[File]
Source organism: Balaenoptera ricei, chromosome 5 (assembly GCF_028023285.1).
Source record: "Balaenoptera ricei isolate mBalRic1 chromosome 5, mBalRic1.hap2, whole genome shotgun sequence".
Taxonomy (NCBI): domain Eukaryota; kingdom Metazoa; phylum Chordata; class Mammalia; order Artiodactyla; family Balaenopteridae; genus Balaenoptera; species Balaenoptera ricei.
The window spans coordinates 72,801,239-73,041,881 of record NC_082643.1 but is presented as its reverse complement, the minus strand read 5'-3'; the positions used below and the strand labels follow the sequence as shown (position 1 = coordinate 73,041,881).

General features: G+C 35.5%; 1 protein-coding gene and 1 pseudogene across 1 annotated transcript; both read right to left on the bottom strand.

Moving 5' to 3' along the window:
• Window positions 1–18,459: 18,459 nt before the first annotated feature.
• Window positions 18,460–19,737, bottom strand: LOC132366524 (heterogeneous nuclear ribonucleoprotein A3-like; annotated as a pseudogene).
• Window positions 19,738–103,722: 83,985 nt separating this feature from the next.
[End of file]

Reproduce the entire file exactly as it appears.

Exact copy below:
Source organism: Balaenoptera ricei, chromosome 5 (assembly GCF_028023285.1).
Source record: "Balaenoptera ricei isolate mBalRic1 chromosome 5, mBalRic1.hap2, whole genome shotgun sequence".
Taxonomy (NCBI): domain Eukaryota; kingdom Metazoa; phylum Chordata; class Mammalia; order Artiodactyla; family Balaenopteridae; genus Balaenoptera; species Balaenoptera ricei.
The window spans coordinates 72,801,239-73,041,881 of record NC_082643.1 but is presented as its reverse complement, the minus strand read 5'-3'; the positions used below and the strand labels follow the sequence as shown (position 1 = coordinate 73,041,881).

General features: G+C 35.5%; 1 protein-coding gene and 1 pseudogene across 1 annotated transcript; both read right to left on the bottom strand.

Moving 5' to 3' along the window:
• Window positions 1–18,459: 18,459 nt before the first annotated feature.
• Window positions 18,460–19,737, bottom strand: LOC132366524 (heterogeneous nuclear ribonucleoprotein A3-like; annotated as a pseudogene).
• Window positions 19,738–103,722: 83,985 nt separating this feature from the next.